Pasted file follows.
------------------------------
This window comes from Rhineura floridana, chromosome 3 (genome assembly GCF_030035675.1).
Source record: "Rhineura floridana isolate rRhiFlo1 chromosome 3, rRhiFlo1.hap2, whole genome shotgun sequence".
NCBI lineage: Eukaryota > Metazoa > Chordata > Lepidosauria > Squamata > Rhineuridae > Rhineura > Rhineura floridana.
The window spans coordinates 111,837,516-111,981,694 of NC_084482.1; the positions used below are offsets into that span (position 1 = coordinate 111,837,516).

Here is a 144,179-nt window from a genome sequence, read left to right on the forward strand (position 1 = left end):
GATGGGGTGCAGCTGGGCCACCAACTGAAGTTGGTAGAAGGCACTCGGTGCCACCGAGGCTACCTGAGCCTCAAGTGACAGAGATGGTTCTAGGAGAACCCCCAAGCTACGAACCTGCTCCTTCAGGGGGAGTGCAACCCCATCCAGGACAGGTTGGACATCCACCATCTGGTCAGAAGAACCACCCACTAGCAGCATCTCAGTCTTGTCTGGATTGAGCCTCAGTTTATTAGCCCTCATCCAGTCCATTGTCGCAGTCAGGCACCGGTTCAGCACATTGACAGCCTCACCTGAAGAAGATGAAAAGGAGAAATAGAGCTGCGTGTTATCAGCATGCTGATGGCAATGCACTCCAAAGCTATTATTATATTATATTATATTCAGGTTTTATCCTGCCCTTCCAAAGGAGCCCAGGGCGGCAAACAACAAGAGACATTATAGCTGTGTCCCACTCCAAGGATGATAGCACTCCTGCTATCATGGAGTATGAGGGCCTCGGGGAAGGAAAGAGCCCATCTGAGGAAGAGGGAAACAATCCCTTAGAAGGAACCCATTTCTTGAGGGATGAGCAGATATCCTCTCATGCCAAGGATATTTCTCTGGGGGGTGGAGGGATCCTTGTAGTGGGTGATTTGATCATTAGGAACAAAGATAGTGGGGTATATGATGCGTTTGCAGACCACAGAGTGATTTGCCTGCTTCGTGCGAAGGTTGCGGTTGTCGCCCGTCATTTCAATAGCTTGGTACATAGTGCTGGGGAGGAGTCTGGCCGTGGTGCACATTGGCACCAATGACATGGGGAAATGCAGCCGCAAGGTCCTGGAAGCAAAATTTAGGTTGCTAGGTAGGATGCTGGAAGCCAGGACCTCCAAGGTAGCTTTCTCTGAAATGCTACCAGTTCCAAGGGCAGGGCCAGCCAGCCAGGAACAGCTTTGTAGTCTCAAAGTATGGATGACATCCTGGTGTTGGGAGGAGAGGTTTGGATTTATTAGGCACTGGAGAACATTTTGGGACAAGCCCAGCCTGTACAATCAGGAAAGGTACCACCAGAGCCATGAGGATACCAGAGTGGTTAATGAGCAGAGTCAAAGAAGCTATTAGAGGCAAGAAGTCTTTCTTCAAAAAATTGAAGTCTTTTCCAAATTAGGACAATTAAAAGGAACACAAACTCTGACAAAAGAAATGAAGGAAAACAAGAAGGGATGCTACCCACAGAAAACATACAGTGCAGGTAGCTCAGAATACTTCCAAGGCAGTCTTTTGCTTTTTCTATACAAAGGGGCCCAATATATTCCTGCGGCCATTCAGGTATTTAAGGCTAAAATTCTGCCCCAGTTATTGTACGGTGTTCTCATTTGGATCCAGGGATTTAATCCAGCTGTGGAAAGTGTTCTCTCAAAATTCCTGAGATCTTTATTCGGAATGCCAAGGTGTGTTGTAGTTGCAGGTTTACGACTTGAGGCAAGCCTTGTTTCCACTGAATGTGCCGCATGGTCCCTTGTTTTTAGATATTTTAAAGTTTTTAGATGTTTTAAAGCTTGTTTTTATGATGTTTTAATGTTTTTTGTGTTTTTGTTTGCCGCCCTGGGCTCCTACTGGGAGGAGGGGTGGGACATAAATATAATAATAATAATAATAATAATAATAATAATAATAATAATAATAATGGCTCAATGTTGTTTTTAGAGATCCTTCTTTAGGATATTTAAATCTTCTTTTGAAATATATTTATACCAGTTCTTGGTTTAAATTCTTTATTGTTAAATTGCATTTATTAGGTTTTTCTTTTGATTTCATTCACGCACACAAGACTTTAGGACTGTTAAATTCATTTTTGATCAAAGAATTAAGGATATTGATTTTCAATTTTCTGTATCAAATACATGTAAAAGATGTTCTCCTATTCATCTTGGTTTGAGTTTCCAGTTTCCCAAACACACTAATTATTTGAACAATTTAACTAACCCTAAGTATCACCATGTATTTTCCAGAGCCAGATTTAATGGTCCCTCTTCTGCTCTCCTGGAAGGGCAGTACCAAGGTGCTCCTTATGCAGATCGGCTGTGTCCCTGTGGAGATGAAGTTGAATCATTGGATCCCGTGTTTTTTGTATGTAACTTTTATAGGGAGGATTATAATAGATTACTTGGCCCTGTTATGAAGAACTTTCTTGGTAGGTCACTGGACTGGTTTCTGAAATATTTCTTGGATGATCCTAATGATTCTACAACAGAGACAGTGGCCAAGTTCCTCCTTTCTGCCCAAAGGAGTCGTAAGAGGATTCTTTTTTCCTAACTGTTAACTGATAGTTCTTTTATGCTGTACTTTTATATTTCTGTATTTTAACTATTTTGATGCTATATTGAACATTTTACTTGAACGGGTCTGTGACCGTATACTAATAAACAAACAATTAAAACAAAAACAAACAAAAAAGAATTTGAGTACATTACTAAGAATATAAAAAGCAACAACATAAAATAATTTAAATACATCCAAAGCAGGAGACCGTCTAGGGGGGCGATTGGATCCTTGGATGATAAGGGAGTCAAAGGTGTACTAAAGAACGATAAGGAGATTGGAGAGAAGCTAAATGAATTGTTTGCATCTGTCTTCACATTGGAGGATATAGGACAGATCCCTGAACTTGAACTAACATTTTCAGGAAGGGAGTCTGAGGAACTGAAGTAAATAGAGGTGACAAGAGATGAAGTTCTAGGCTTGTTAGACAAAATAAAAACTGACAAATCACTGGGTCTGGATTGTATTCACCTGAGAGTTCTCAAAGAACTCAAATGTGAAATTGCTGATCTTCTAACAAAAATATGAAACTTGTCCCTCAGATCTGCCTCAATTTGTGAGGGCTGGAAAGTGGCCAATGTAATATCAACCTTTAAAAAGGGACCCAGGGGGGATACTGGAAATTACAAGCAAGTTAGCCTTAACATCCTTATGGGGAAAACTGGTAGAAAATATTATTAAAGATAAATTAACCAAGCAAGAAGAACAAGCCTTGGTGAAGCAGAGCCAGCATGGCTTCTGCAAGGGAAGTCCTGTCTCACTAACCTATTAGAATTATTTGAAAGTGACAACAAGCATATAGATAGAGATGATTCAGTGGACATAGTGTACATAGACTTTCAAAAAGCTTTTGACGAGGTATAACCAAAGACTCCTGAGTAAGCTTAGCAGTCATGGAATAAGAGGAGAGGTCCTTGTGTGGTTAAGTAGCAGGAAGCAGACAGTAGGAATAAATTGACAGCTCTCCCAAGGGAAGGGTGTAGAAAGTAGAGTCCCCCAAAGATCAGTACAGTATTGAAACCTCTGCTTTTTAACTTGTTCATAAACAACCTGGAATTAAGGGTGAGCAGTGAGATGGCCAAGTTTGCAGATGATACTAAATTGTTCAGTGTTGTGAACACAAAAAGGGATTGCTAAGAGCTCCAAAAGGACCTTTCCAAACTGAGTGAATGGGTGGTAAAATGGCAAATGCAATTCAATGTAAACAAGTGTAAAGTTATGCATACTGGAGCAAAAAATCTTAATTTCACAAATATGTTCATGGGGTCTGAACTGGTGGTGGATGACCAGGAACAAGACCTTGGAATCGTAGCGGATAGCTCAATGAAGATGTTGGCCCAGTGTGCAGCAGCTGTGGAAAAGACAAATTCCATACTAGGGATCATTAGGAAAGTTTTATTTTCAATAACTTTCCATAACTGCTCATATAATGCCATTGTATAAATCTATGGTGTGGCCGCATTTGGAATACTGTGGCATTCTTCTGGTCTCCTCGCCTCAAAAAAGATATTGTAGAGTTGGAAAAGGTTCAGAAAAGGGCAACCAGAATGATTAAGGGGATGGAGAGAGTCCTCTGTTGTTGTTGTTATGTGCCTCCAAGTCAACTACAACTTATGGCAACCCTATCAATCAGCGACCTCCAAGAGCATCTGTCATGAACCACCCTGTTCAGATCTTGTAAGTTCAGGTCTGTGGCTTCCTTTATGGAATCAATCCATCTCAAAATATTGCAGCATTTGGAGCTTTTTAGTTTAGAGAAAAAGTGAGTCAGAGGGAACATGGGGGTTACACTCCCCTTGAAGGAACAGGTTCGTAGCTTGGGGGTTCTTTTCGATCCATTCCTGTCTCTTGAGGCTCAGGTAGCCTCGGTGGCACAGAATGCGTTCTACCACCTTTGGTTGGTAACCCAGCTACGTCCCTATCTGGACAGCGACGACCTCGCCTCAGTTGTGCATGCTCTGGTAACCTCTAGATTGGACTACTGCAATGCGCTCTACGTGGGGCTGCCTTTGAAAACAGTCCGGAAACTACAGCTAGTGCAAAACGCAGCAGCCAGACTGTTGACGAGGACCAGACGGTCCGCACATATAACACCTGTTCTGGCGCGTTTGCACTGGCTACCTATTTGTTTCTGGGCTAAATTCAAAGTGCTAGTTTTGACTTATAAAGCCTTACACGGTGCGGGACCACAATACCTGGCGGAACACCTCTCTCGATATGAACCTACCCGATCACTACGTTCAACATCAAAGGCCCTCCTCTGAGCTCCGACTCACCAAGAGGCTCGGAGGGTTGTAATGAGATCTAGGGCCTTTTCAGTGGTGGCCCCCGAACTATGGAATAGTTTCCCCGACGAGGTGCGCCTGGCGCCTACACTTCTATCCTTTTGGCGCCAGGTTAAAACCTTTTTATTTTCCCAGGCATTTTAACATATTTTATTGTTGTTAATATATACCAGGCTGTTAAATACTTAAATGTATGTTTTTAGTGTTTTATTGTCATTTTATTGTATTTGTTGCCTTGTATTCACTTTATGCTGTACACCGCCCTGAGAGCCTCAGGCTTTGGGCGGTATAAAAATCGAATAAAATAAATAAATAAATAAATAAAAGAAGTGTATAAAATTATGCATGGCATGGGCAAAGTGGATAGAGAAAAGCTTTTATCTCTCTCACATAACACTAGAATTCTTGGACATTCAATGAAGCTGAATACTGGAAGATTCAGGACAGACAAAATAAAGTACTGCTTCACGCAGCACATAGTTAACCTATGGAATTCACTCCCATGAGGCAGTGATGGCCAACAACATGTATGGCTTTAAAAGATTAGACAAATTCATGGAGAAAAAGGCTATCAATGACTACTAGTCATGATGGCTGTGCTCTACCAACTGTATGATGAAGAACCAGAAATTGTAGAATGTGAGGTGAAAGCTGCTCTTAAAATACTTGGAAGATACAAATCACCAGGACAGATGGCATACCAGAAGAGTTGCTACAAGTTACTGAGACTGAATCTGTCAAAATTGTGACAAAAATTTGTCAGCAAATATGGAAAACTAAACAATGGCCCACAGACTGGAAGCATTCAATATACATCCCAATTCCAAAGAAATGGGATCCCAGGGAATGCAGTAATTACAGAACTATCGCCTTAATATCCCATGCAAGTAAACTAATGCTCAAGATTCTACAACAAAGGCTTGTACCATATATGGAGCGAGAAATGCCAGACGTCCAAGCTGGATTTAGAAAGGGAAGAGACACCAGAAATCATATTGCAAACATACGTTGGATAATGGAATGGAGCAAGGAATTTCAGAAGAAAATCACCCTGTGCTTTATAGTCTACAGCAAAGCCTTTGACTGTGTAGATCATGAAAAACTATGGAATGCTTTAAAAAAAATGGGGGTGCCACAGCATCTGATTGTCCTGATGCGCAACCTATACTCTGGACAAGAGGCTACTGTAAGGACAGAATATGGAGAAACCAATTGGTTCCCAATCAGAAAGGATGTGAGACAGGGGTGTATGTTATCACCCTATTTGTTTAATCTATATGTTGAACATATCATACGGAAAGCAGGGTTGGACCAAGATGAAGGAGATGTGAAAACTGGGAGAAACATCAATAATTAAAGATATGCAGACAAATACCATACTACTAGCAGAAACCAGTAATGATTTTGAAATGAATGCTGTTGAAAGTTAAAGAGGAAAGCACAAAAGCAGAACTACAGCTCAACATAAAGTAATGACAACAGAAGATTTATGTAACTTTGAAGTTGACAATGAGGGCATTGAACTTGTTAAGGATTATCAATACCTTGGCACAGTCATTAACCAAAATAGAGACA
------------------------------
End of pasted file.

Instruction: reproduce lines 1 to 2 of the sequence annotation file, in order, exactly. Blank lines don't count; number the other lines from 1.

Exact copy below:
This window comes from Rhineura floridana, chromosome 3 (genome assembly GCF_030035675.1).
Source record: "Rhineura floridana isolate rRhiFlo1 chromosome 3, rRhiFlo1.hap2, whole genome shotgun sequence".